In keeping with tradition, Powell River Fall Fair on Saturday, September 16, and Sunday, September 17, will bring the community together to celebrate growing food.
Fall Fair is a throwback to a time when exhibitions were held to mark the end of a long summer of hard farm work when crops had been harvested. In other cities, midways, rides and beer gardens that began as family and farming affairs have mostly replaced the livestock and barns.
“We’ve managed to maintain a farm focus,” said Gary de Casmaker, coordinator of the fair, which is operated by Powell River Farmers’ Agricultural Institute.
In 1932, the first fair was held by Cranberry Lake Ratepayers Association in the midst of the Great Depression, when extreme drought conditions were turning North America’s agricultural heartland, the Great Plains, into a dust bowl.
But here on the Sunshine Coast there was a bounty, according to Barbara Lambert, author of Homesteading and Stump Farming on the West Coast 1880-1930.
“It was the only part of Canada that I know of where there was actually no depression,” said Lambert.
Lambert remembers going to the fall fair when it was located at Willingdon Beach.
“It was lots of fun,” she said. “They had huge areas for vegetables and fruit and everything, and judging. I remember my mother-in-law would take things and she won various prizes that she was extremely proud of.”
Lambert’s mother-in-law was Gertie Lambert. Gertie and her husband, Tom, started farming in Paradise Valley in 1923.
“They were very successful from 1926 to 1936,” said Lambert. “They had the largest goat dairy in the Dominion of Canada; they were wealthy.”
Based on old letters, awards and ribbons that Lambert discovered, she knows her mother-in-law was competing for prizes at the fall fair in the early homesteading years.
“Up and down the coast it was popular to have some kind of place and time of year when you would show off your vegetables and fruit and canning and preserves,” said Lambert.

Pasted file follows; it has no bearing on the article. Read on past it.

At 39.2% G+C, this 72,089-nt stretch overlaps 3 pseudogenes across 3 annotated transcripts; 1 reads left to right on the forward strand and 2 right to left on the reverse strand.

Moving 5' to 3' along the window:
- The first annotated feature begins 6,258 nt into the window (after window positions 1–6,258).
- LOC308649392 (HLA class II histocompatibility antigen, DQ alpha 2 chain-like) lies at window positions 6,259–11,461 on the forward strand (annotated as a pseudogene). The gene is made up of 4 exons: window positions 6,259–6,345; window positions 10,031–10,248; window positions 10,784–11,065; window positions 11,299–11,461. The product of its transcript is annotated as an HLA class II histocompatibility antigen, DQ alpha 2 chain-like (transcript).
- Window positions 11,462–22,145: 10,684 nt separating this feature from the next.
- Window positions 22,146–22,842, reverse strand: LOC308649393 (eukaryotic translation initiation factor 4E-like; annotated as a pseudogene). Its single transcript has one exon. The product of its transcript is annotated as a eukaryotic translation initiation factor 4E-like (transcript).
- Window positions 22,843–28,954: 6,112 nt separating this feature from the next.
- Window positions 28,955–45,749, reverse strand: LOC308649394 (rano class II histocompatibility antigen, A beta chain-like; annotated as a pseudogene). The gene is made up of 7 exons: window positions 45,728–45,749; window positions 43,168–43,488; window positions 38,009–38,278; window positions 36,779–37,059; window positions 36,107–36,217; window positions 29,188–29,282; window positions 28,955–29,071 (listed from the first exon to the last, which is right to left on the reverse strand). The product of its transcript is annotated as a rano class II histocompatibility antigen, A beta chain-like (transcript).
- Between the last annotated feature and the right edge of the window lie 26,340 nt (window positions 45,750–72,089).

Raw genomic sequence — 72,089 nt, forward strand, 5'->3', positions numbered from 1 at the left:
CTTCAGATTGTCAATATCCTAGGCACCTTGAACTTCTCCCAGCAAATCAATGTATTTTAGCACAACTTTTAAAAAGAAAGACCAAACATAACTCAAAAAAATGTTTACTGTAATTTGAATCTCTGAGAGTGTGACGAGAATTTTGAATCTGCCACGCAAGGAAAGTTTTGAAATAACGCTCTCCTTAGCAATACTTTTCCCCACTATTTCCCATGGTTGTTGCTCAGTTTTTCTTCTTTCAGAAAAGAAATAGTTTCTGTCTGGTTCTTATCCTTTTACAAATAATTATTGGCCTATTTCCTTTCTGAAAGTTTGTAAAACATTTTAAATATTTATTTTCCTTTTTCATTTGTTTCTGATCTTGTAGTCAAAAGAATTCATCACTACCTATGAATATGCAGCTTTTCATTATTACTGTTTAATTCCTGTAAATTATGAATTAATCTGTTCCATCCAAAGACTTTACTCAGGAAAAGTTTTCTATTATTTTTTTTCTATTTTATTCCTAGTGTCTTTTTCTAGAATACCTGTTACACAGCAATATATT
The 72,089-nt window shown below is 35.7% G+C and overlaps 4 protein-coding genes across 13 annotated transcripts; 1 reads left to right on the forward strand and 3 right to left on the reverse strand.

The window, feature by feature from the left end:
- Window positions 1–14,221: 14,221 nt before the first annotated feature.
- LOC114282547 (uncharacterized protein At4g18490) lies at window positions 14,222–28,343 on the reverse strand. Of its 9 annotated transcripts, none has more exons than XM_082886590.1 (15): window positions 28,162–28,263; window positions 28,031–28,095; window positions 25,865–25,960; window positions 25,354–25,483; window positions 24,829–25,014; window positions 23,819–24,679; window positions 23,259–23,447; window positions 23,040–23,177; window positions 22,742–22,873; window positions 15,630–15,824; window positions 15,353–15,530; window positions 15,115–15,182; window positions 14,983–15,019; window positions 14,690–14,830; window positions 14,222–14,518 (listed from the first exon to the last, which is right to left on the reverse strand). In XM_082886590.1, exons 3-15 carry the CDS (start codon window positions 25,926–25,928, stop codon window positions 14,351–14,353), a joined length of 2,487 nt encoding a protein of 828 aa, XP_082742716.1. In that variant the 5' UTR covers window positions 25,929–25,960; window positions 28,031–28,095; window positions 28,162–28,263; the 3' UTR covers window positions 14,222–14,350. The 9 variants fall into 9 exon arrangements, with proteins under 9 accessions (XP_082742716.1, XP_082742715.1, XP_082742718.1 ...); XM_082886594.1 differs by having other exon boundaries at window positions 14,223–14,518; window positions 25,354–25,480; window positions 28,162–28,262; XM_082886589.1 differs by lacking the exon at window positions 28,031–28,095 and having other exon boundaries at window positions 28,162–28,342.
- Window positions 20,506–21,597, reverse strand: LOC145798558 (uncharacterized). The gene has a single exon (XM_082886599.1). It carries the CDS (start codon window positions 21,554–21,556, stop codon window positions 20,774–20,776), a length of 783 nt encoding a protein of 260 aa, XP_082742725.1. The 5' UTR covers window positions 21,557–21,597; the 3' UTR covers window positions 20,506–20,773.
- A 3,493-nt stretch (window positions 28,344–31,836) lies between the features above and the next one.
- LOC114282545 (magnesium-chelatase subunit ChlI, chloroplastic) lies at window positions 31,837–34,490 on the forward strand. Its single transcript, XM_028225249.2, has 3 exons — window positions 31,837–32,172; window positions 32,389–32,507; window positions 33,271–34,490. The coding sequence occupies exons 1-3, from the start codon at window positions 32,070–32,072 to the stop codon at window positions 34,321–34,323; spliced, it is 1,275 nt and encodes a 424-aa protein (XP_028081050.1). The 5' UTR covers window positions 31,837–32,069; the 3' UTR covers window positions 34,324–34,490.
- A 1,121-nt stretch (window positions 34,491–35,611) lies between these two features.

In 1989, the fair moved to its current location at Padgett and McLeod roads.
According to Donna Anaka, who was one of the individuals involved in starting up the event after a long absence on the local calendar, not much has changed in 28 years.
“People want to see who has entered their canning, baking or flowers,” said Anaka,” and who got first, second and third.”
According to de Casmaker, judging takes place and prizes are awarded in a long list of categories that contestants can enter, including arts, crafts and hobbies, beer and winemaking, clothing and fine arts, fruit, eggs, flowers, canning, baking, vegetables, poultry and other things associated with the rural lifestyle.
de Casmaker said demonstrations of rural skills will also be featured at the fair, including sheepherding, the lost art of spool knitting, cedar weaving, worm composting, nut shelling, solar cooking and electric fencing.
Most vendors who regularly set up for the weekly Powell River Farmers' Market will be in attendance and local musicians will provide entertainment from 12-5 pm both days.
For information on Powell River Fall Fair, go to prfarmers.ca.